NEWS is, as you say, supposed to be about pure objective fact. It's just one component of journalism.
A NEWSPAPER is a medium. It is just a way of printing stuff. The term carries associations with journalistic values, but a newspaper can in fact be anything from a drug store tabloid to a parody like the Onion to a serious news outlet.
A BLOG is similarly, just a medium. And like newspaper, it can be used for anything from hard reporting to photos of cats. Because the bar to entry is lower, there is greater variety among blogs than among newspapers.
NEWS is a part of JOURNALISM which can be communicated in a NEWSPAPER or in a BLOG. But the simple fact that something is a BLOG or a NEWSPAPER tells you nothing about what kind of JOURNALISM it contains (and how much of that journalism is hard NEWS), or even if it contains any at all.
My second editor's choice is actually two comments (which I'll combine below) from Justin Levine highlighting part of the transcript from the Golan vs. Holder Supreme Court hearing, in which the US government tries to argue that pulling works out of the public domain does not represent a First Amendment issue and that existing exceptions in copyright law already solve any First Amendment issues:
"CHIEF JUSTICE ROBERTS: General, there is something at least at an intuitive level appealing about Mr. Falzone's First Amendment argument. One day I can perform Shostakovich; Congress does something, the next day I can't. Doesn't that present a serious First Amendment problem?I do wonder if Verrilli (who, yes, was once the RIAA's favorite lawyer, but now is the US Solicitor General) really is arguing that a fully derivative cover song of a copyrighted song would, in fact, be fair use. I doubt it.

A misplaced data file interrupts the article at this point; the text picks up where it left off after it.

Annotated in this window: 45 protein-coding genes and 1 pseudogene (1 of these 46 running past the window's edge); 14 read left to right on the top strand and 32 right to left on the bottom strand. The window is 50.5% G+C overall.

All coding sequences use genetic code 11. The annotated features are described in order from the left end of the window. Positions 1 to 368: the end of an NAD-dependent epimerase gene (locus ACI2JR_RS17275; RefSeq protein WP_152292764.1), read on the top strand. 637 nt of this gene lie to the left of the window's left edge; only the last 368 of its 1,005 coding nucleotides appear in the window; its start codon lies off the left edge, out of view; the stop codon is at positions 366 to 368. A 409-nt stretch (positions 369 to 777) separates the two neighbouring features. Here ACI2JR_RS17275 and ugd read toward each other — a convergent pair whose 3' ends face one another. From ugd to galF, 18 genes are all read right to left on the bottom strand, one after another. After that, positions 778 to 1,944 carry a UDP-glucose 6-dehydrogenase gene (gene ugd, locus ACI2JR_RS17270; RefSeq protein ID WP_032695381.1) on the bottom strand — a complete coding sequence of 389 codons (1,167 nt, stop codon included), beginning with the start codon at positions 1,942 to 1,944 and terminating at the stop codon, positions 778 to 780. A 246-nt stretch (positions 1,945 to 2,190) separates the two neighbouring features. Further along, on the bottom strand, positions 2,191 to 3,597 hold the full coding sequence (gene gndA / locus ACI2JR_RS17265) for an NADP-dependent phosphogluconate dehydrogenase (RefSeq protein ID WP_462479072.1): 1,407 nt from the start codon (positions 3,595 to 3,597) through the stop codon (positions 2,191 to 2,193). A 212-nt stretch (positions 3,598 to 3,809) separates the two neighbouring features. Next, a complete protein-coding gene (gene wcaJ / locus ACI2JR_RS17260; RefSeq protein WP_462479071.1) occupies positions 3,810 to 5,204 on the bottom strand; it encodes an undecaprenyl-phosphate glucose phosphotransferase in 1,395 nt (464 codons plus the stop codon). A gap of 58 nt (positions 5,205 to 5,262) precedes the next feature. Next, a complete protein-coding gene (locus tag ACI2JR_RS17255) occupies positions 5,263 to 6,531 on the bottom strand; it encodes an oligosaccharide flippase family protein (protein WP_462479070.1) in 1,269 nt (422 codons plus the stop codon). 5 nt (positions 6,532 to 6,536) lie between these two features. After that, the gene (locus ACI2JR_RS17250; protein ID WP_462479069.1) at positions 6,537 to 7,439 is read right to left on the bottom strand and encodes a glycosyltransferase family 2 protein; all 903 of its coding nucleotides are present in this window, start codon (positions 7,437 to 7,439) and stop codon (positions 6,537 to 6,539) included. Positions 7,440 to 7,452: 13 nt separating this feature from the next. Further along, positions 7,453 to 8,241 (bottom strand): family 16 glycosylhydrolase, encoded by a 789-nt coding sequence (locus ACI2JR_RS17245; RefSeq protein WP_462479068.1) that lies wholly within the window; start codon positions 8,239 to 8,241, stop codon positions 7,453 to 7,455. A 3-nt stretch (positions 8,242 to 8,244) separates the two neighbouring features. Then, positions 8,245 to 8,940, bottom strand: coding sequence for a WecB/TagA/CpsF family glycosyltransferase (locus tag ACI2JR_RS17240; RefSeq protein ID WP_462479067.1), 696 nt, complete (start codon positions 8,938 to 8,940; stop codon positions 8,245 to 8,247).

GENERAL VERRILLI: I don't think so, Mr. Chief Justice..."
[....] "CHIEF JUSTICE ROBERTS: What about Jimmy Hendrix, right? He has a distinctive rendition of the national anthem, and all of a -- assuming the national anthem is suddenly entitled to copyright protection that it wasn't before, he can't do that, right?...So he is just out of luck? And that's just one example of many, where you take existing works and you have a derivative work or something that is distinctive to you. So those people are just out of luck?